Discuss the Biological Approach in Psychology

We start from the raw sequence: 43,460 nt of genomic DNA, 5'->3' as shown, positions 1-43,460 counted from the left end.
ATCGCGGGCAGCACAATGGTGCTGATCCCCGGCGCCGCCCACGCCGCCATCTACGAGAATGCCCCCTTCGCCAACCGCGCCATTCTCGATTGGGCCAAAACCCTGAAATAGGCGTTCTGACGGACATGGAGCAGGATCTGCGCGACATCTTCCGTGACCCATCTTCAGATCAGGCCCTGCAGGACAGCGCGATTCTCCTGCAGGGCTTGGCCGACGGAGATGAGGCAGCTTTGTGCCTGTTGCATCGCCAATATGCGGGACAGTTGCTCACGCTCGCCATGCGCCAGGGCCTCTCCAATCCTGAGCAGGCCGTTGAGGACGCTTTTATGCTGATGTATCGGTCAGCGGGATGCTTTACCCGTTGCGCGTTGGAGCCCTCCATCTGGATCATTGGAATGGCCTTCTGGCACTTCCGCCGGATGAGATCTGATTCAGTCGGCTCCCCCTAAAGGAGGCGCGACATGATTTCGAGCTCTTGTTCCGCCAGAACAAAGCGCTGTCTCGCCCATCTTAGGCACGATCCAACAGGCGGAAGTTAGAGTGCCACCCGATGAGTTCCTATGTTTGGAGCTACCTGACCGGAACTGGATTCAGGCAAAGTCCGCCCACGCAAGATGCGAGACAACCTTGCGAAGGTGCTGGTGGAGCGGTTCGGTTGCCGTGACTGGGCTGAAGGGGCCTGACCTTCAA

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Discuss the biological approach in psychology. Refer to at least one other approach in your answer. (12 marks) The biological approach focuses on both the physiological and evolutionary aspects which explain human behaviour. The causal level of analysis incorporates physiological explanations, such as the effect of nerves and hormones on behaviour. According to biological psychologists, behaviour is controlled by the nervous system, which consists of the central nervous system (the brain and the spinal cord) and the peripheral nervous system (the surrounding nerves), which itself includes the autonomic nervous system that controls automatic processes such as heart rate and the fight or flight syndrome. Within the central nervous system, neurons communicate with each other via sending chemical impulses, neurotransmitters, across synapses. Biopsychologists believe that these chemical processes in the brain directly influence human behaviour. Too much or too little of these chemicals can result in over-activity or under-activity in various parts of the brain; this alters thoughts, emotions and behaviour. For example, a link has been made between excessive dopaminergic activity in the brain and the incidence of schizophrenia. Pearlson et al (1993) used Positron Emission Tomography (PET) scans and found a substantial increase in D2 receptors in patients with schizophrenia. Seeman et al (1993) also used PET scans, finding six times the density of D4 receptors in the brains of schizophrenic individuals. A limitation of such studies is the idea of cause and effect; for example, it is unclear whether the increase in dopamine receptors causes schizophrenia or is a result of the neuroleptic drugs taken. Yet, Pearlson’s study was carried out on individuals who had not been exposed to neuroleptic drugs, which therefore rules out cause and effect. Neuroimaging studies are able to study the structure and functioning of the brain, and have the advantage of being non-invasive. Researchers have shown how behaviour can be affected by different levels of sex hormones, for example increased testosterone has been linked to aggression and increased risk-taking. In forensic psychology, Eysenck’s theory of the criminal personality suggested that individuals who offend are high on the extroversion dimension and seek constant stimulation and autonomic arousal from their environment. These individuals are also said to be high on the neuroticism dimension, with high anxiety levels and an emotionally unstable central nervous system. Their nervous system reacts strongly to aversive stimuli and, as a result, these individuals cannot effectively learn socially appropriate behaviours. Eysenck’s theory is criticised for inconsistencies between criminal activity and extroversion. Zuckerman (1969) also argued that environmental stimulation may be sought as a result of boredom, where there is increased arousal. Behaviourists also emphasise the role of the environment as a determining factor of behaviour in the nature versus nurture debate. The behaviourist approach states that all individuals are born with ‘blank slates’ (tabula rasa), with behaviour being learnt through the process of conditioning, past experiences and the environment. With reference to the forensic psychology topic, neo-behaviourists argue that criminal behaviour is learnt by observing and imitating the behaviour of role models in the environment, e.g. peers, celebrities, novel characters. The imitation of aggressive behaviour is most clearly shown in studies conducted by Bandura et al (1963), in which children who observed models performing aggressive acts on a Bobo doll later displayed this same behaviour. However this experiment is criticised for being open to demand characteristics so the children knew what was expected of them, which confounded the results (Cumberbatch, 1992). In contrast, the functional level of analysis focuses on evolutionary and genetic theories of behaviour. In...
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